Despite the hardship of her situation, Habiba trains herself on tailoring skills in order to add to her income. ©ICRC/Anisa Dahir

Habiba Mohamed couldn’t remember the last time she went to bed without worrying how she was going to feed her five children and husband the following day.

The 26-year-old moved from her rural home in Saakow, Middle Juba region, and settled in a displacement camp in the border town of Dhobley in the hope of finding an opportunity to support her family.

“We had to leave our homes to look for food and employment opportunities after losing more than 70 heads of livestock due to the drought,” Habiba says.

Most parts of Lower Juba including Dhobley village has experienced drought after several consecutive seasons of poor rains. This has led to severe hunger, a shortage of water and the loss of livestock, a key component of a family’s economic security. The drought triggered the mass movements of residents to Dhobley and surrounding villages in search of food for their families and pasture for their surviving livestock.

Habiba had to sell one of her cows for $25 to migrate with her family to Dhobley. Her husband, who has been suffering from medical problems the past year, is bedridden, leaving her as the sole breadwinner.

Internally displaced people can go days without eating anything due to the severe drought in Somalia. The ICRC has distributed food to 18,000 persons in Dhobley, Lower Juba. ©ICRC/Anisa Dahir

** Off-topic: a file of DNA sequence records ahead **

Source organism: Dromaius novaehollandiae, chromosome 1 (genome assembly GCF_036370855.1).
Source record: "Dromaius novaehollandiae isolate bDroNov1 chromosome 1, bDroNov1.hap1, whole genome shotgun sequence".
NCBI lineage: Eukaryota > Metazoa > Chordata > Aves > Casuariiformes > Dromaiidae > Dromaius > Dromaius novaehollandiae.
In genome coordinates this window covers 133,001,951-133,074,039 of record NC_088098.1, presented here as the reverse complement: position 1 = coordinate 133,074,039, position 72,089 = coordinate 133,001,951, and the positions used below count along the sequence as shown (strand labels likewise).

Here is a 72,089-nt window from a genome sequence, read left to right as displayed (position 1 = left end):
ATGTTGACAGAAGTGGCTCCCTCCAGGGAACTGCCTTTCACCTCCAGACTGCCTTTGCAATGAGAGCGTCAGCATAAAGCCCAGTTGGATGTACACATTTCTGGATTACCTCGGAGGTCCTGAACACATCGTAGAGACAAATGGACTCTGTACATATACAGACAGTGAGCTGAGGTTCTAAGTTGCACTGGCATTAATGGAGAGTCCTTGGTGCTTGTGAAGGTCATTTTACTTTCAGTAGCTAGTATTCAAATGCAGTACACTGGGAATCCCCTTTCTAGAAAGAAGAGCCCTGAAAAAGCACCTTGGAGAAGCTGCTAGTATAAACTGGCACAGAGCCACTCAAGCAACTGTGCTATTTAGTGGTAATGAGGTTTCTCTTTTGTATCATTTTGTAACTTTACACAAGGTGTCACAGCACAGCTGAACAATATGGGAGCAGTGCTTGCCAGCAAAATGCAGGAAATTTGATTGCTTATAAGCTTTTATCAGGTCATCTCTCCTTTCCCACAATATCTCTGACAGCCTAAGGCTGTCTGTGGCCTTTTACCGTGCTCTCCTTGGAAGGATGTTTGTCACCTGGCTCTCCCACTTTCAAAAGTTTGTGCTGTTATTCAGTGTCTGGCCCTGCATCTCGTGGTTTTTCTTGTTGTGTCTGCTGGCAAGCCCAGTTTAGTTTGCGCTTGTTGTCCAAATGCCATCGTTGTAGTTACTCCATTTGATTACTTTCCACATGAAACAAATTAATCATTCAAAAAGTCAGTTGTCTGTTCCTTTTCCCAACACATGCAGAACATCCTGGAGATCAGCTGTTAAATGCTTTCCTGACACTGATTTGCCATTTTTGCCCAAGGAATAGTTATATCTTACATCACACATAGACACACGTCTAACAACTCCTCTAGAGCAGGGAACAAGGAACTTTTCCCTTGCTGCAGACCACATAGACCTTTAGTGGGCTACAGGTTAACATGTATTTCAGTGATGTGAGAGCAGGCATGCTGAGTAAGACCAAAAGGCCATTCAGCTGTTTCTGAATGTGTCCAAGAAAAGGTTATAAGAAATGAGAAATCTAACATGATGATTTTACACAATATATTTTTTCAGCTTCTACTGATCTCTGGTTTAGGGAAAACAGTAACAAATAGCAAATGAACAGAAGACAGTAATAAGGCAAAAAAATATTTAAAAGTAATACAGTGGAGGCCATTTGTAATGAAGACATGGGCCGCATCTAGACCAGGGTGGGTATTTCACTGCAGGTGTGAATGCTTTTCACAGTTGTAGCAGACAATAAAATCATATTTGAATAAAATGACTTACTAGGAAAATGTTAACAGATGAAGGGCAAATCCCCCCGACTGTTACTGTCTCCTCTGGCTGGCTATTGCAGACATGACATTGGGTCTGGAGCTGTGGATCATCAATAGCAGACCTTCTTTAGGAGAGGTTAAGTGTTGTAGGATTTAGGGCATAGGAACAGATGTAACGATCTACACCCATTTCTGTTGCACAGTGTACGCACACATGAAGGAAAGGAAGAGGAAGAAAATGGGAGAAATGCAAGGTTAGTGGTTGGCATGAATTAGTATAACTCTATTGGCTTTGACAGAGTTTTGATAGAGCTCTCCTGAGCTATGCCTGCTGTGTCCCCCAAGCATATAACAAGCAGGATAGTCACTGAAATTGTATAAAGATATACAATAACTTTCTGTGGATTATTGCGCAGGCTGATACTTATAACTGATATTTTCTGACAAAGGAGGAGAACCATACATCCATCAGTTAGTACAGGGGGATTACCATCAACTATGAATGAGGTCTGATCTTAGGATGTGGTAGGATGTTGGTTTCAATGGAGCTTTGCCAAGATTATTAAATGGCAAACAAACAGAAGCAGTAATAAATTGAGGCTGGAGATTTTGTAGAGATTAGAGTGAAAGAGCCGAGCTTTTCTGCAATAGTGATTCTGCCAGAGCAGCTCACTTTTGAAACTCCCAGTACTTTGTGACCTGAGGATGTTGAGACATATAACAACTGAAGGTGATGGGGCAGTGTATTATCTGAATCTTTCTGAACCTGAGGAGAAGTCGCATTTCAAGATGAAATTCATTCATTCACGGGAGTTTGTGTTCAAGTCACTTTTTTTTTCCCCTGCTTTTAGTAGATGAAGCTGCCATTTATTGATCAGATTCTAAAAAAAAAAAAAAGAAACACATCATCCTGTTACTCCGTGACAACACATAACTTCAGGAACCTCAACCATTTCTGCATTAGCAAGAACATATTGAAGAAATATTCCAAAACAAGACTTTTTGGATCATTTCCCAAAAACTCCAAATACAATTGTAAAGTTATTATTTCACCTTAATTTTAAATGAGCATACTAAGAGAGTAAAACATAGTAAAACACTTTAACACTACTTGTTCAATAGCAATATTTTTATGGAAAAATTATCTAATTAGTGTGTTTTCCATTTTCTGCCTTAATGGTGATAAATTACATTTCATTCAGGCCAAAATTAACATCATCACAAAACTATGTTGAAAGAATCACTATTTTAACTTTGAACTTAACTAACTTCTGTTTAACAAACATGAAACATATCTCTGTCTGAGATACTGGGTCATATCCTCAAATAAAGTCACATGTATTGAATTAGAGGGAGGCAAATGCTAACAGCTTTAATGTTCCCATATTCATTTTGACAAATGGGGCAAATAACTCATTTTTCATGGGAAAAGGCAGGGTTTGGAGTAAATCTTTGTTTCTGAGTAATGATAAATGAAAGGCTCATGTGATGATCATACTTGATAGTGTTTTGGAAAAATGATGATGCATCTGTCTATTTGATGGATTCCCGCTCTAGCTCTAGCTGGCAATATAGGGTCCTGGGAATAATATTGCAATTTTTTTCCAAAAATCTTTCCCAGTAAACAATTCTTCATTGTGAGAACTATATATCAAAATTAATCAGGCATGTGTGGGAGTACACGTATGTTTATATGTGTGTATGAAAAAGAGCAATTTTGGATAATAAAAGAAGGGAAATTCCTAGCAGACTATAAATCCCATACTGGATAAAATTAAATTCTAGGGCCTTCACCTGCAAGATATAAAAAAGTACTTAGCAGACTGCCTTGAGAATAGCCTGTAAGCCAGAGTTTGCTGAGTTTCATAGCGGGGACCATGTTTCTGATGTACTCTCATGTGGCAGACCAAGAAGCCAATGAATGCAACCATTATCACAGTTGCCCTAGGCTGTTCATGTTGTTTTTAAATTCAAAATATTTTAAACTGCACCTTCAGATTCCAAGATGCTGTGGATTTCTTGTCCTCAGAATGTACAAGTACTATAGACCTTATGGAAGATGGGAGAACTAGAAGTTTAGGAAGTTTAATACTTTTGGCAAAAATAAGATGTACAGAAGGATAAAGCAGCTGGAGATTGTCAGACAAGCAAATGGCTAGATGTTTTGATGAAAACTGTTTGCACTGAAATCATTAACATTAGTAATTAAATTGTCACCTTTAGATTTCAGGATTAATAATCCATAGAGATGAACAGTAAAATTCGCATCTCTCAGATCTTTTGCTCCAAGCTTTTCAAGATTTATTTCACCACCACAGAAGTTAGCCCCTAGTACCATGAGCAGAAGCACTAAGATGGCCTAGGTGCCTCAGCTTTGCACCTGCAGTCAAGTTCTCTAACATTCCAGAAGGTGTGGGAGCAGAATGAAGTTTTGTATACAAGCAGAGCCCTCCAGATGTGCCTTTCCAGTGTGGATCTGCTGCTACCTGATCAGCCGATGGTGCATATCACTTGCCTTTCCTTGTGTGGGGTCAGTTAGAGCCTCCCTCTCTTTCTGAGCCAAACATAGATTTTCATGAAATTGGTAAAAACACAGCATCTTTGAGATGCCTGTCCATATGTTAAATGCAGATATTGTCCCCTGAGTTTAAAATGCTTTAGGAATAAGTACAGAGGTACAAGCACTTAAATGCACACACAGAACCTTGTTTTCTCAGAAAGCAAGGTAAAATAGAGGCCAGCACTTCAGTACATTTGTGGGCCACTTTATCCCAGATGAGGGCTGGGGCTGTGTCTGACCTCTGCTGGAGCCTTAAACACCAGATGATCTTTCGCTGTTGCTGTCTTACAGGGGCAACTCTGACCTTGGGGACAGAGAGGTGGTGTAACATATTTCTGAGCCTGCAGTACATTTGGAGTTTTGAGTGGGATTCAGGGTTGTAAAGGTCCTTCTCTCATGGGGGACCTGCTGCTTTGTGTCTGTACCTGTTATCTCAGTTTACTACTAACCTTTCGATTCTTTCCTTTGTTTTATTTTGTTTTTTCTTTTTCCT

Habiba moved to the camp about two months ago. On a good day, she earns around $3 doing domestic chores for households in town. Though this helps put food on the table, it’s not enough.

“There are days when my family and I go without food and only survive on black tea,” said Habiba. “I will not give up, I am taking up tailoring in the hope that I will be able to use the skills to support my family financially.”

Her family recently received food – rice, beans and cooking oil – from a distribution carried out by the International Committee of the Red Cross (ICRC) and the Somali Red Crescent Society (SRCS).

Since January, the ICRC and the SRCS have distributed food to nearly 30,000 drought-affected families across Somalia. In total, more than 1.3 million people in Somalia have benefited from ICRC’s drought response this year, which includes food and cash assistance, provision of essential household items, health services and improving access to water.